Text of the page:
Creative commentary plus crafty composition

Being Advised

As we come toward the end of another calendar year, many Canadians will try to wade through a range of activities and other personal commitments.

Among issues historically many of us take stock of is our financial situation. It may involve looking to trigger capital losses to offset taxable income (gains), maximizing annual RESP or RRSP contributions (the latter with its 60 days’ grace period into the next year), and bigger picture issues such as how our investments portfolio has performed over the year, or even how effective our relationship is with our financial institution(s).

Several articles in the year end issue of The Insurance & Investment Journal look at the cost/benefit trade-off in having financial advisors, as well as evolutionary challenges in the business from the latter group’s perspective.

Dealing with an advisor:

With respect to evidence of the benefit of dealing with an advisor, a recent report reiterates an earlier study indicating that “an advisor has a positive and significant impact on financial assets”, including asset levels, contributing to “factors of discipline and increased savings that are crucial features associated with valuable financial advice”.

I can attest to this impact based on my own 24 years’ career in the business. I know, and was thanked for this by numerous clients, that my being there was instrumental in their building financial safety nets for them and their families.

Part of the contribution of an advisor is ‘hand holding’ during tougher economic times. Indeed, in the time frame between the two studies, clients who dropped their advisor lost about a third of their assets value, while those who kept their advisor saw assets grow by about a quarter. This is consequential.

Focus on fees:

A seemingly increasing number of stories in the financial press has focused on fees in dealing with advisors.

While the commentaries identify valid concerns, especially insofar as potential conflicts of interest in making recommendations, it should be noted that recently released statistics from IFIC (Investment Funds Institute of Canada) indicated that, with respect to mutual funds, some 95% of investors felt their advisor was providing sound advice, 88% stated the advice had a positive impact on their portfolios, and 91% saw value in fees they were paying to advisors.

Regulatory Environment:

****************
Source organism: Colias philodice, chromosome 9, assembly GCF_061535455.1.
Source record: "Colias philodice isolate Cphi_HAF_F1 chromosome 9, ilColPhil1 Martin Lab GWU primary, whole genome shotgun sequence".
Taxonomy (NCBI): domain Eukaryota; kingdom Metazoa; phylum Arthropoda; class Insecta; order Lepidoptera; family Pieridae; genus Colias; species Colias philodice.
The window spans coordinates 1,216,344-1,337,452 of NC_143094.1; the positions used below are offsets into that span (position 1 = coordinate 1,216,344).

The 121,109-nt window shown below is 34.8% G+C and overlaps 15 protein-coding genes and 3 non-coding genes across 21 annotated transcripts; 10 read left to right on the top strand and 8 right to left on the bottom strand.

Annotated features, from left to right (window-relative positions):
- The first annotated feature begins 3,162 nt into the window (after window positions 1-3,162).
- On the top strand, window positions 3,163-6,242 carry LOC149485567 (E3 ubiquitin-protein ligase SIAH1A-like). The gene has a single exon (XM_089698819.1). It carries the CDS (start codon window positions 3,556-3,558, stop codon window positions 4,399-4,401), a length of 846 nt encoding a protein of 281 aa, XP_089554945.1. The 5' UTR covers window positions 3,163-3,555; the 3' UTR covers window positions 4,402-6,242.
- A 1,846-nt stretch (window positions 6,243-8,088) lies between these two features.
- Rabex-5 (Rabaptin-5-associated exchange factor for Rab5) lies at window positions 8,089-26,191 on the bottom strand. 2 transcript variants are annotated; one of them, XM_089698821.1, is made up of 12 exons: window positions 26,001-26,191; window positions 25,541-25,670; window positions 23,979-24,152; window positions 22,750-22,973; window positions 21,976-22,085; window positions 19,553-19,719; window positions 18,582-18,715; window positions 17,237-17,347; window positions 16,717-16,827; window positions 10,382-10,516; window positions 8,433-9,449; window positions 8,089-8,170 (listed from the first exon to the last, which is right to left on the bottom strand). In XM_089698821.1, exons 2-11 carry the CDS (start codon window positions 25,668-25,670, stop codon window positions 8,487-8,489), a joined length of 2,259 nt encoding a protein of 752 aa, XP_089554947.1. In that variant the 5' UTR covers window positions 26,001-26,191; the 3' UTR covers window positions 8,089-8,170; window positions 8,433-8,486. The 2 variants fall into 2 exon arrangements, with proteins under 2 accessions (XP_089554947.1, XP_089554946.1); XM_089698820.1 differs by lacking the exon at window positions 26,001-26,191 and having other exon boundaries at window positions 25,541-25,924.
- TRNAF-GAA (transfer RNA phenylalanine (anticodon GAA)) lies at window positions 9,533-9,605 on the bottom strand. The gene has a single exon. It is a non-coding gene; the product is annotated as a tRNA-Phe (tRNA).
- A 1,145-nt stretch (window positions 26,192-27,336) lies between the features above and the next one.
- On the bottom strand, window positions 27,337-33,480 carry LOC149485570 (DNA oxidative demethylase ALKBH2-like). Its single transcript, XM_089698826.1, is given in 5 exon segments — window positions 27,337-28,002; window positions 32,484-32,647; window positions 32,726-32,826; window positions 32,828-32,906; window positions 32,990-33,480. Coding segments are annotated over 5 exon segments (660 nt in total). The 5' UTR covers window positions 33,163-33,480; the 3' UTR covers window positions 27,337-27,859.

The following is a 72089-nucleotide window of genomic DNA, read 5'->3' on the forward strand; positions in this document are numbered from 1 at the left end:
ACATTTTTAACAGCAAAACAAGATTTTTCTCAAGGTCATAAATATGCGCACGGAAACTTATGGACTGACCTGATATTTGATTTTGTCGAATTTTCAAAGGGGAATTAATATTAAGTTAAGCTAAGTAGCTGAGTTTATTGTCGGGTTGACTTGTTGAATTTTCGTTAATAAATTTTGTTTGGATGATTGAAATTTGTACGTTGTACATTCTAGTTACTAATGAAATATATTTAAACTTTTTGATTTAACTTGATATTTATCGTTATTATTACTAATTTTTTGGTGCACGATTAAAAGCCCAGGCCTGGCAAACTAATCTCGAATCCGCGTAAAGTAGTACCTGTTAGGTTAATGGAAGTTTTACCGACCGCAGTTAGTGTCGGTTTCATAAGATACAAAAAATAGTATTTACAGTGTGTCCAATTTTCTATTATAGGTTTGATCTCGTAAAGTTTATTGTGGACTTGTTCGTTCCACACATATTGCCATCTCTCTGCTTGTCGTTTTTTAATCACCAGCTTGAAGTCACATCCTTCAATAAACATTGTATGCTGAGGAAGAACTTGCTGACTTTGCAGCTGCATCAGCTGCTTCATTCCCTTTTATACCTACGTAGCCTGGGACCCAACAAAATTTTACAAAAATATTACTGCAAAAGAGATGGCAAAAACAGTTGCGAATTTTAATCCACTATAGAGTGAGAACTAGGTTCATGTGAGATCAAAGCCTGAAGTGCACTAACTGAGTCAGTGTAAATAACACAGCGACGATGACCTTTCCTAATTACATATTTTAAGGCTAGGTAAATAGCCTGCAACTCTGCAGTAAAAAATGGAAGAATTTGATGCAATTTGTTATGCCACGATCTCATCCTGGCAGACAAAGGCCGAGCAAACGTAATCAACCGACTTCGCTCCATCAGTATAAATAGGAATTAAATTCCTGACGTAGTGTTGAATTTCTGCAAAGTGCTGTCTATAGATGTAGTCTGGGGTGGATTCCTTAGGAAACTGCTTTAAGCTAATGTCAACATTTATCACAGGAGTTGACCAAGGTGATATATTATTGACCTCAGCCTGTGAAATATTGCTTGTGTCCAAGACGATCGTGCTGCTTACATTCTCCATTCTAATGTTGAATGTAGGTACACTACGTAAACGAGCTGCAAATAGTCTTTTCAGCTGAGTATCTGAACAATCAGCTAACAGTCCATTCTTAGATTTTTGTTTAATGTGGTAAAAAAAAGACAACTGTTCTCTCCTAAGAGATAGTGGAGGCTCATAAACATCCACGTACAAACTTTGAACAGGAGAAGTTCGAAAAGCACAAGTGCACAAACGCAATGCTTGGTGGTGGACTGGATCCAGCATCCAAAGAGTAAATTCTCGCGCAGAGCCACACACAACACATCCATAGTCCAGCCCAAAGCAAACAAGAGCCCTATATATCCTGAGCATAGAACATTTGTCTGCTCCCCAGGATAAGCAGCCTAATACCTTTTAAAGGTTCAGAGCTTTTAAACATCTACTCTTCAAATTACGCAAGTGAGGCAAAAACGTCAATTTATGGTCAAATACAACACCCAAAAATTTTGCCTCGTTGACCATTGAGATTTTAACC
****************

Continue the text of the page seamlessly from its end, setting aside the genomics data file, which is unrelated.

Meanwhile, advisors face an increasingly regulatory environment, focusing on enhanced disclosure (intended to be more user-friendly), as well as operational pressures from the widening competitive climate. Also from personal experience, I can recall region meetings where additional layering of compliance, in one form or another relating to disclosure, was cogent agenda matter, usually translating to more work without remuneration for consultants,

According to the current president/CEO of Advocis, an organization promoting the financial services industry, “The regulatory oversight itself is becoming an industry in itself and that is problematic”. Part of the problem is a lack of input sought from the advisor side. One of the significant impacts, as seen from the regulatory regime in the U.K., is that “rising compliance costs will lead to a lack of advice”, as it becomes less worthwhile to deal with smaller asset based clients. Those investors will likely to have to fall to solutions such as government programs – not an appealing alternative.


Two implications, neither of which is beneficial to clients, are taking foothold:

  • Declining service levels: for instance, in the insurance industry, increasing focus on price is contributing to decreasing service for employee benefit plans, “at a situation now where some insurers may decide to sell direct to employers over the next year or so and cut out brokers altogether”; meanwhile, agents face enhanced difficulty in demonstrating sufficient value to employers with benefit plans, ‘cash-strapped’ by “the major rise in benefits costs primarily for certain life-saving drugs”
  • Declining levels of experienced advisors: the average age of financial advisors is nearing 60, while younger people are becoming less likely to enter the business unless an older family member is already involved; part of the issue is the amount of time required on administration required for compliance and other regulatory forms, not appealing to young generations brought up on social media with its limited need for record-keeping

Obviously, more to come…

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